David M. Quinn

It May Be Forever: An Irish Rebel on the American Frontier



A family lost, nearly frozen, pushed their way through the knee-high drifts that streaked the treeless plain. Falling snowflakes, nearly as big as poker chips, almost obscured them from view. They were Lakota—a man, his wife, and two young girls. When they saw the two white men, the daughters ran and hid behind their folks, sheltering under thin blankets. The family stood and stared at Mike Quinn and Rico Sandoval with suspicion. The angry guns of Wounded Knee had only been silent for a week. They appreciated that the snow-filled arroyo between them was a protective barrier.

“Mire, Señor Mike!”

Mike halted and peered into the flying snow in the direction Rico pointed. “Jaysus, what are those folks doin' so far from the agency? Afoot in this weather, with no supplies, must be crazy—or scared half to death.”

The tall, lean, and goateed cattleman dismounted and handed frozen reins to the vaquero. He fantasied that the dull, gray sky might soon shatter like the patches of thin ice underfoot.

Rico hunkered under his dented, brown sombrero and wine-red serape, his back to the wind.

“They look scared to me. After the trouble, they just run off, anywhere, to get away from the army, I think.”

Mike stepped away from their mounts and the Winchesters sheathed beside their saddles. He removed his gloves and extended his open hands as a sign of peace. The freezing wind bit at the exposed flesh. “They've gotta know we mean 'em no harm. If we don't reach 'em, they'll likely be wolf-bait by mornin'.”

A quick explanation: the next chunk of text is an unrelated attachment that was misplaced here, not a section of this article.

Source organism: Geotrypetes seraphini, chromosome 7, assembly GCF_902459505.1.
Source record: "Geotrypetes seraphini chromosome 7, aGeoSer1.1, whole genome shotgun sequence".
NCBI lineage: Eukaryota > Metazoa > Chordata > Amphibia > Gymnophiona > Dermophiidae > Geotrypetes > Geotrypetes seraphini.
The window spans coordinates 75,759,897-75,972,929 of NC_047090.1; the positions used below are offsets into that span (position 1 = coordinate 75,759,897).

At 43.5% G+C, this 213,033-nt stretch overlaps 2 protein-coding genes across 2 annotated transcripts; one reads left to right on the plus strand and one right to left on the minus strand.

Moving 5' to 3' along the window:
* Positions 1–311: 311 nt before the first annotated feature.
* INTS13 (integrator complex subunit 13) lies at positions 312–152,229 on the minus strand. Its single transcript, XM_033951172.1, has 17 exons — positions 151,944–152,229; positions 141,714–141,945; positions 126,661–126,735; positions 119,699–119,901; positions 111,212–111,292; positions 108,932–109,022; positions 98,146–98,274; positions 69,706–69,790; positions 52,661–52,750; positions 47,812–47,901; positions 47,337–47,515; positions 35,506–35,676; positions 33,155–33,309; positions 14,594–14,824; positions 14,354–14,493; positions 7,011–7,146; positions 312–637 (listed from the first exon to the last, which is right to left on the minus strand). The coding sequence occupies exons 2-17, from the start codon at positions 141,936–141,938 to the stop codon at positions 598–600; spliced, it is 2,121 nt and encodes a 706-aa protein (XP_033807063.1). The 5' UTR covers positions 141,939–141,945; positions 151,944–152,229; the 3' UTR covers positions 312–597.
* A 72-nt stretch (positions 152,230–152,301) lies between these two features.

The survivors turned away, unmoved by his gesture. Mike broke into a run along his side of the ravine. He waved his arms and shouted into the wind, “Hold up! We got food!”

The family halted and looked back. But he was too far away, too far to hear, too far to understand. They pressed on again, disappearing into the windblown snow.

Rico stared after them and silently made the sign of the cross. Mike drew to a halt, tore off his hat and slapped it against his thigh. "What the deuce!” he spat in disgust.


Authors note: You may also want to read related excerpts about the Irish Potato Famine.

It May Be Forever: An Irish Rebel on the American Frontier

"It's a book that should be listed among the great Irish diasporic accounts..." Peter Berresford Ellis - Noted Celtic scholar, writer, and novelist

It May Be Forever An Irish American Rebel on the American Frontier

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Rising from famine, child labor in England’s textile mills, and a foiled Irish rebellion to eventual prosperity on the American frontier, Michael Quinn lost love, friendship, and family in his single-minded pursuit of fortune. Only a dramatic encounter with a Lakota holy man provides the catalyst for personal redemption

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All rights reserved. Copyright: David M. Quinn, Author